But I had to move on. I was planning to have lunch in the village of Chavayan. This is supposedly one of the most picturesque (that word again!) villages in Batanes. But even the paved road to Chavayan was already worthy of several Instagrams.
Chavayan village exceeded my imagination. This little village felt like the distillation of everything Ivatan. The rows of stone houses looked like they were wrenched from another period in time, when life was far simpler.
I arranged for a lunch of fried fish and rice with one of the locals there. I asked them if there was a road going through to the other side of Sabtang. They told me that there was a trail that snakes through the mountains and leads you to the village of Sumnanga on the other side.
The heat of the midnoon sun however overcame me and forced me to have a siesta in the welcome kubo. Around 1:30, I woke up and proceeded to climb the trail. The climb wasn’t so hard at first. It seemed like a narrower version of the trail going up to Puray–hard but not impossible. But it kept getting harder and harder, until finally I was hike-a-biking almost all the way. An hour later I didn’t even know what trail I needed to follow because the trail forked this way and that.
This was crazy. Another hour later and I didn’t know if I was half way through or just going around in circles. I decided to double back instead of risking getting lost alone in those hills. Maybe another time.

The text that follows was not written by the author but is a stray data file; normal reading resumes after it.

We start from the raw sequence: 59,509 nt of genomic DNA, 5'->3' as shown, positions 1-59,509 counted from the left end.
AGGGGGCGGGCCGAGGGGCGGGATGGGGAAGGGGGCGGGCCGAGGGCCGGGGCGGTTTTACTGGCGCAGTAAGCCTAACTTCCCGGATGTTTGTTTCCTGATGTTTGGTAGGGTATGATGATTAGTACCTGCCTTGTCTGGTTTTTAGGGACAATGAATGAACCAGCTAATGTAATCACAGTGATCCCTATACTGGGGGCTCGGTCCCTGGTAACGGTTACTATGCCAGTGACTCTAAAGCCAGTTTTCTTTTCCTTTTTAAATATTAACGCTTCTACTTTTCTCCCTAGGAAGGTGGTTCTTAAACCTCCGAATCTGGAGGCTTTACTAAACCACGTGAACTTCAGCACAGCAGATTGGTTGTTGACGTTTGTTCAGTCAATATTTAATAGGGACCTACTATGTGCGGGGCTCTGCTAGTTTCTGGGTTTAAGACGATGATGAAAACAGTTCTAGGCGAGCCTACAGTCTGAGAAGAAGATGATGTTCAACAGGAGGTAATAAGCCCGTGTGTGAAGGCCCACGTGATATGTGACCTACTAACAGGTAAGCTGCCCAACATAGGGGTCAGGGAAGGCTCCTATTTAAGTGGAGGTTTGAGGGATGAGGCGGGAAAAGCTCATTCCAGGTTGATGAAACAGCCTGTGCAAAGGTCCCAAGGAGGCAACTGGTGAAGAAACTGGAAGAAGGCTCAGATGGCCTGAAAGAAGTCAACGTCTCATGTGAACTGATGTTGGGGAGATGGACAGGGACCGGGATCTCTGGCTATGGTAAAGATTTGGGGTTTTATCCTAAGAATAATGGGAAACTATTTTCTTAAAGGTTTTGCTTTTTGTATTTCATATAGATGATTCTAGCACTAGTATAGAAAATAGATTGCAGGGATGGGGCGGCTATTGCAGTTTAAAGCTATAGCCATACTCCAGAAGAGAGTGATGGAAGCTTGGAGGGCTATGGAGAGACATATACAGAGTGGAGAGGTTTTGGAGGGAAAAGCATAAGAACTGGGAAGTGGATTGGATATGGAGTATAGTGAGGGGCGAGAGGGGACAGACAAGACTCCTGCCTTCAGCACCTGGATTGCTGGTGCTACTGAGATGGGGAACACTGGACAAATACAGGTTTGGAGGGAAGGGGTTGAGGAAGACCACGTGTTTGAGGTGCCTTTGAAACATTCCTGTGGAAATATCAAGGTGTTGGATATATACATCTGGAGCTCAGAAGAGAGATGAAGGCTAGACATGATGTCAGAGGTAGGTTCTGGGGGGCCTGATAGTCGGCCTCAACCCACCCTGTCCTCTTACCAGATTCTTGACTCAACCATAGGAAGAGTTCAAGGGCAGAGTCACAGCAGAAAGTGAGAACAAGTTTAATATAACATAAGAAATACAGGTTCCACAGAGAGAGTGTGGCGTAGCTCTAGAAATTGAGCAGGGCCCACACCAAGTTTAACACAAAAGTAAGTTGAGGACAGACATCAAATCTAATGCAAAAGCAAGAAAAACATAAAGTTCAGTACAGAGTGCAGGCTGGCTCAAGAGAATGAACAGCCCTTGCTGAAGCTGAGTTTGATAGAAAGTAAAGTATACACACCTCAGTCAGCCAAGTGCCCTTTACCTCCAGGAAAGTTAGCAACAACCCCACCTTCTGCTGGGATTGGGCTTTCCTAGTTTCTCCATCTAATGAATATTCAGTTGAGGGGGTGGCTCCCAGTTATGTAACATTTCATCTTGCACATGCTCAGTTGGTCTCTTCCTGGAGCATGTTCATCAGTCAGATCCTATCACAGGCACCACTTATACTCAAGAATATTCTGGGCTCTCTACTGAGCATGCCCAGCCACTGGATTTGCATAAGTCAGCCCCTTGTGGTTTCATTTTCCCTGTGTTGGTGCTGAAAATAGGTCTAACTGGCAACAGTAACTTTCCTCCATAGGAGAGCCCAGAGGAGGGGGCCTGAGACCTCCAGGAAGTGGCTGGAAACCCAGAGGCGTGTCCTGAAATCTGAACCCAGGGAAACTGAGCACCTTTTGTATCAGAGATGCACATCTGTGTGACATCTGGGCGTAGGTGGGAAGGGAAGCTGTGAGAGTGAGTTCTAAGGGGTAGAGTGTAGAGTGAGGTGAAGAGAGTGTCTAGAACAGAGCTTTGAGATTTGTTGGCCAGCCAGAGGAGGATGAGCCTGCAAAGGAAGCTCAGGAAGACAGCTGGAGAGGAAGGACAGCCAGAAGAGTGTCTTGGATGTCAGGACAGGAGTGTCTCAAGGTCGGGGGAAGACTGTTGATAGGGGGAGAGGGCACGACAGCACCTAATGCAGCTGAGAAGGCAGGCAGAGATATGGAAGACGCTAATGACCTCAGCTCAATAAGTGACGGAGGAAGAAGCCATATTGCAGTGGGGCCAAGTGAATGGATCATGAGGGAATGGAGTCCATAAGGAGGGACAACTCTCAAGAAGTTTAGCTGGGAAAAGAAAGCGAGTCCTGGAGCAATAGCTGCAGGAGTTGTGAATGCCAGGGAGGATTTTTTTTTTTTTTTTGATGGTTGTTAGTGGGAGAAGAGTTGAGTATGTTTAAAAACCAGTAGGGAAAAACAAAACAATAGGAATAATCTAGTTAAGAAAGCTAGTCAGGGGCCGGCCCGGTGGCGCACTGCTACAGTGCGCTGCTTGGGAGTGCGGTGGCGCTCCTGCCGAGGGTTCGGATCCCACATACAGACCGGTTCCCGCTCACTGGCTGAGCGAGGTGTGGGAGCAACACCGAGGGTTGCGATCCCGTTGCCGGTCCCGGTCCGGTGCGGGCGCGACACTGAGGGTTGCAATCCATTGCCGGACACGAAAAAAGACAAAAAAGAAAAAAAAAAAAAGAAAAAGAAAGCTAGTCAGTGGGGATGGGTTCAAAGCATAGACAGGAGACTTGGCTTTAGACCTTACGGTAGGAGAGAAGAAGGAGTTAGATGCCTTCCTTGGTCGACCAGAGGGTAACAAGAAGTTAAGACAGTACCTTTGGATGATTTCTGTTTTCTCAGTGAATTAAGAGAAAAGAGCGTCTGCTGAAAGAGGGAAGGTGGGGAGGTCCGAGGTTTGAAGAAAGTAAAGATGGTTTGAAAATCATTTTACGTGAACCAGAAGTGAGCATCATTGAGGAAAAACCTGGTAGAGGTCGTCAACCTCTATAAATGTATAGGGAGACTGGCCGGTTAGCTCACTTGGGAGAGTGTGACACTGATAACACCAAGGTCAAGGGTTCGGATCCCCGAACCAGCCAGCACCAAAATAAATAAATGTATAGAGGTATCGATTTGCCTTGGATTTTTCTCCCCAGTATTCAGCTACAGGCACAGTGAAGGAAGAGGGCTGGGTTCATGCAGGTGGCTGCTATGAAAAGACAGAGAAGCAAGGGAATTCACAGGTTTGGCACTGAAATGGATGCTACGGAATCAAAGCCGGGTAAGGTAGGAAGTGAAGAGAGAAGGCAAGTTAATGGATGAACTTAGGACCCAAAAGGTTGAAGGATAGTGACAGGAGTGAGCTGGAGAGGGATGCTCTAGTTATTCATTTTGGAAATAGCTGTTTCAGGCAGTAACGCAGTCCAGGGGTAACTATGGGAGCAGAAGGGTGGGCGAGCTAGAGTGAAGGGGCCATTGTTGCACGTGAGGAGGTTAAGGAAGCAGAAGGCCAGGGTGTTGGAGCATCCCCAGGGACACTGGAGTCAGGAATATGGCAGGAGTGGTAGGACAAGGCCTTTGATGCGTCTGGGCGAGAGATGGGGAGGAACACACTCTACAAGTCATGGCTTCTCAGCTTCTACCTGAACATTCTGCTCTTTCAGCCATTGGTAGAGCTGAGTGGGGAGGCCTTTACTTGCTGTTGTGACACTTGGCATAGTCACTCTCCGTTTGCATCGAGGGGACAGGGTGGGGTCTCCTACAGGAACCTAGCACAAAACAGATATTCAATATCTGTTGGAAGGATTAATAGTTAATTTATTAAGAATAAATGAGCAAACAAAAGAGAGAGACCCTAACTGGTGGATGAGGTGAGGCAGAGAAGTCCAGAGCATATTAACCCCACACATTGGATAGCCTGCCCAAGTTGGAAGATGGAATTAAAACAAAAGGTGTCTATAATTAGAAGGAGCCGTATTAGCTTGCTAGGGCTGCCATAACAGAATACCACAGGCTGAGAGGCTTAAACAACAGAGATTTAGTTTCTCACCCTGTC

The trip back to the town center didn’t take me too long.Since I couldn’t punch through the hills of Chavayan, I thought I might as well visit Sabtang’s poster-worthy lighthouse.
And after that, I visited the even more picturesque Ahau Rock Arch in Nakabuang beach. I’ve been to a lot of places in the Philippines, but I’ve seen nothing quite like this rock formation. It’s like some mad artist took a slice of Utah or Colorado and spliced it on a white sand beach. Nature is just amazing.
I wasn’t planning on taking a dip, but foregoing a swim in that most beautiful beach seemed like sacrilege. The setting sun made the arch glow with a kind of magic that seemed like the most perfect way to end the day.
The next morning, I woke up early with the intention of making it all the way to the village of Sumnanga and back. I paid another visit to the Nakabuang rock arch, because I love rock formations like that and I needed to say my goodbyes to it.
After that, it was a grueling climb through the hills en route to Sumnanga. The high hills afforded a spectacular view of the town.
An hour later, I was already in Sumnanga. It was not exactly a loop, but I could still say that I was able to travel all around the island. I had a champion’s breakfast of instant noodles and coke, and then made my way back to the town center to wait for the boat that would take me back to Batan.
Batanes really is a special place.
Check out these other posts on Biking in Batanes
And if you want to bring your own bike to Batanes, check out these tips on how to pack your bike for a plane ride.